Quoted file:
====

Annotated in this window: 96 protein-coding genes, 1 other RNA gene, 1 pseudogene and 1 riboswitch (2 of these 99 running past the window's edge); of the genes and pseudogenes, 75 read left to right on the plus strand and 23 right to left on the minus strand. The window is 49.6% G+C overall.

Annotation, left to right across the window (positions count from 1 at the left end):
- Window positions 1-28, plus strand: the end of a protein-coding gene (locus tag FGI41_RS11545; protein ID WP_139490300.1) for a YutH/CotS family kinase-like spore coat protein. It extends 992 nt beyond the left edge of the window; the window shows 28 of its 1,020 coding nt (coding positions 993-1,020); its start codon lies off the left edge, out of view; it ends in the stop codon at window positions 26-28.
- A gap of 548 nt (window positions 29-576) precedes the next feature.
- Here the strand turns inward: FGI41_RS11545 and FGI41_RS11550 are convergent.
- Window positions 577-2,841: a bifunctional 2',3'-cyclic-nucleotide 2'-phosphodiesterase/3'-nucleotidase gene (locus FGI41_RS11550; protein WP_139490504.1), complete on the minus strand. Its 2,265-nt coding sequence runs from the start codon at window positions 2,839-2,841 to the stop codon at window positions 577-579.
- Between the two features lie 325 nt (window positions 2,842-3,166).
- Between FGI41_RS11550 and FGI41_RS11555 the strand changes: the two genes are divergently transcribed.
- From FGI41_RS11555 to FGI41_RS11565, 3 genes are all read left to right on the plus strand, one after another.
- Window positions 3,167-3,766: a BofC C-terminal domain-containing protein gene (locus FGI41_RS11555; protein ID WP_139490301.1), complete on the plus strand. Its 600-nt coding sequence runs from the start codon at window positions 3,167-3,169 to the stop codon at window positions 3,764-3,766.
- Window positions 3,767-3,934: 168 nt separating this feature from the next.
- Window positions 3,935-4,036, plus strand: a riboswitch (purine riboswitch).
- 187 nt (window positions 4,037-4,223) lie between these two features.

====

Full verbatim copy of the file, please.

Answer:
Annotated in this window: 96 protein-coding genes, 1 other RNA gene, 1 pseudogene and 1 riboswitch (2 of these 99 running past the window's edge); of the genes and pseudogenes, 75 read left to right on the plus strand and 23 right to left on the minus strand. The window is 49.6% G+C overall.

Annotation, left to right across the window (positions count from 1 at the left end):
- Window positions 1-28, plus strand: the end of a protein-coding gene (locus tag FGI41_RS11545; protein ID WP_139490300.1) for a YutH/CotS family kinase-like spore coat protein. It extends 992 nt beyond the left edge of the window; the window shows 28 of its 1,020 coding nt (coding positions 993-1,020); its start codon lies off the left edge, out of view; it ends in the stop codon at window positions 26-28.
- A gap of 548 nt (window positions 29-576) precedes the next feature.
- Here the strand turns inward: FGI41_RS11545 and FGI41_RS11550 are convergent.
- Window positions 577-2,841: a bifunctional 2',3'-cyclic-nucleotide 2'-phosphodiesterase/3'-nucleotidase gene (locus FGI41_RS11550; protein WP_139490504.1), complete on the minus strand. Its 2,265-nt coding sequence runs from the start codon at window positions 2,839-2,841 to the stop codon at window positions 577-579.
- Between the two features lie 325 nt (window positions 2,842-3,166).
- Between FGI41_RS11550 and FGI41_RS11555 the strand changes: the two genes are divergently transcribed.
- From FGI41_RS11555 to FGI41_RS11565, 3 genes are all read left to right on the plus strand, one after another.
- Window positions 3,167-3,766: a BofC C-terminal domain-containing protein gene (locus FGI41_RS11555; protein ID WP_139490301.1), complete on the plus strand. Its 600-nt coding sequence runs from the start codon at window positions 3,167-3,169 to the stop codon at window positions 3,764-3,766.
- Window positions 3,767-3,934: 168 nt separating this feature from the next.
- Window positions 3,935-4,036, plus strand: a riboswitch (purine riboswitch).
- 187 nt (window positions 4,037-4,223) lie between these two features.